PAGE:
It’s difficult to take in the fact that it’s 50 years since that breathy moaning on Je t’aime…moi non plus (I love you…neither do I) shocked and thrilled a generation. The record was banned by the BBC and condemned by the Vatican. It was a huge hit and Jane Birkin and Serge Gainsbourg were catapulted onto the world stage.
I’m standing in the Museum of Fine Arts in Calais at the exhibition Jane & Serge, a Family Album where Jane Birkin and her brother Andrew, surrounded by Jane’s family and staff and her bulldog, are talking to a group of French and British journalists. Jane is a slight figure, dressed in blue jeans and a black sweater, a gamin with an upper-crust English accent that becomes subtly French when she can’t translate a word or expression into English. She is also very funny, with a down-to-earth attitude that you don’t expect from such a fêted French icon.
What was Serge like? “He could be fairly impossible” she says with that familiar gap-toothed grin and a slight – but undeniably – Gallic shrug. They were certainly very different; Serge came from a Russian-Jewish émigré family, Jane from a comfortable middle-class background. She was 20 years his junior. He was moody, intense, melancholy; she took a quieter role. “He was a genius writer; I was just pretty”, is her take on the relationship.
The two met on the set of the French film Slogan. Serge was already the darling of the French intellectual scene with a slew of songs, lyrics and music to his name. Jane had an established acting career which included her nude appearance in Antonioni’s 1966 film Blow-up.
Andrew met Serge at around the same time. A screenwriter and film director, he had worked with Stanley Kubrick on 2001: A Space Odyssey and with the Beatles on Magical Mystery Tour. He became incredibly close to Serge and Jane who said “I fell in love with Serge, Andrew fell in love with Serge, Serge fell in love with Andrew, we were a trio, in Yugoslavia, France, Spain, Italy. Andrew came with us everywhere, and, with his camera, our joy, our laughter, our total surprise was recorded by him”.
The exhibition is a seductive mix of around 60 of Andrew’s photographs, films and videos, postcards and a few cameras. It mainly covers the 60s and 70s though it touches on their lives before and after the love affair ended in 1981.
Andrew had been taking photographs of Jane for years; now he took magazine shots and spectacular, intimate family images of the pair. They show an enchantingly young Jane with an ingenuous smile and the man who the French press described as l’homme à tête de chou (the man with the cabbage head). They’re by a hot dog stand, kissing in the back of a car, at Jane’s house in Normandy, entertaining friends. She’s at a fashion shoot; he’s embracing his dog Nana.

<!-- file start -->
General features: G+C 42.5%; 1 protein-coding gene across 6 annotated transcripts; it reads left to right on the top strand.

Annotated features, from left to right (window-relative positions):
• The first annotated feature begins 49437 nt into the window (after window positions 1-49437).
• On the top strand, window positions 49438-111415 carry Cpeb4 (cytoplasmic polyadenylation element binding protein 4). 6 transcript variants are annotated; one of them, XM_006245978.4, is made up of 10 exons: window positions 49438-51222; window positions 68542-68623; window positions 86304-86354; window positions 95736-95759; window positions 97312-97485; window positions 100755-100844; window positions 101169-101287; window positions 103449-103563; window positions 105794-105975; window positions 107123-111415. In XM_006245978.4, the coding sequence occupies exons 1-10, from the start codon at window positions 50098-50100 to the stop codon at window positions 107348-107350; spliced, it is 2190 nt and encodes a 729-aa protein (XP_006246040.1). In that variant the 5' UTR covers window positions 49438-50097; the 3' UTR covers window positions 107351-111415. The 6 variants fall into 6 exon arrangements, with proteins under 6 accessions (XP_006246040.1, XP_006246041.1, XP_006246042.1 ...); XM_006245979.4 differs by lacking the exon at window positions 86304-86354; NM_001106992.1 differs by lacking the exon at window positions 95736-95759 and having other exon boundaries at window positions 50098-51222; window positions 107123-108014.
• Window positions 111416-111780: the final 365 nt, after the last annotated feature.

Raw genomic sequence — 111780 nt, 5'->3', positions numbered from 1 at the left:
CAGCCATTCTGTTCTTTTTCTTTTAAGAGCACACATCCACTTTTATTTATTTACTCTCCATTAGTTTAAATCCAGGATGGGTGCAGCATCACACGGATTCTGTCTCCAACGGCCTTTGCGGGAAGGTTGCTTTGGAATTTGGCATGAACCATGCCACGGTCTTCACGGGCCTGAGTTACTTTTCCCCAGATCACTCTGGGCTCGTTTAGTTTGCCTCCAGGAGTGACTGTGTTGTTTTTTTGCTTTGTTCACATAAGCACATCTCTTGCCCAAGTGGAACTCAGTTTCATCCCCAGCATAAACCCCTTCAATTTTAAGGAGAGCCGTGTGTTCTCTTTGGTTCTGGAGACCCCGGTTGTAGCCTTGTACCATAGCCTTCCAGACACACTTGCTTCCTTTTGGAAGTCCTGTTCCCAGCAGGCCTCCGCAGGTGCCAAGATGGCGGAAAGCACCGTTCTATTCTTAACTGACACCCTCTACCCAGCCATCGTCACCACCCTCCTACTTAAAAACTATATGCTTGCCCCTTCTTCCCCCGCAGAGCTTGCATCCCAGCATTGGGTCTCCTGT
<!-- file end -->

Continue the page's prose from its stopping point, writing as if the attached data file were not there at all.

In 1972 Serge had his first heart attack partly brought on by excessive drinking and smoking. Jane left him in August 1980 due to drinking and his obsessive character and moods that were as black as his Paris house.
Despite the split, Serge continued to write songs for Jane. The album Baby Alone in Babylon is still the album she loves the best. Was he trying to get her back? I ask. “Oh no”, she says emphatically.
Andrew flourished in the film world, adapting Umberto Eco’s novel The Name of the Rose then working on Perfume and The Cement Garden. He vividly remembered the last time he saw Serge. He brought a bottle of rare absinthe round to the house; Serge put on a video then fell asleep and Andrew left. Serge died on March 2, 1991 from a second, fatal heart attack.
Jane has given readings of his written works and continues to talk about Serge on videos and tv. She is currently seducing the world once again with orchestral versions of his songs, in London, New York and, of course, France.
I left a little wiser about these two extraordinary artists who burnt a brief trail through my young universe but wanting to discover more beyond Je t’aime…moi non plus. What a successful exhibition.
Jane & Serge, a Family Album by Andrew Birkin is at the Musée des Beaux Arts in Calais until 4 November 2018.
60 exhibition photographs are reproduced in Jane & Serge, a Family Album by Andrew Birkin, Taschen, Cologne, 2013.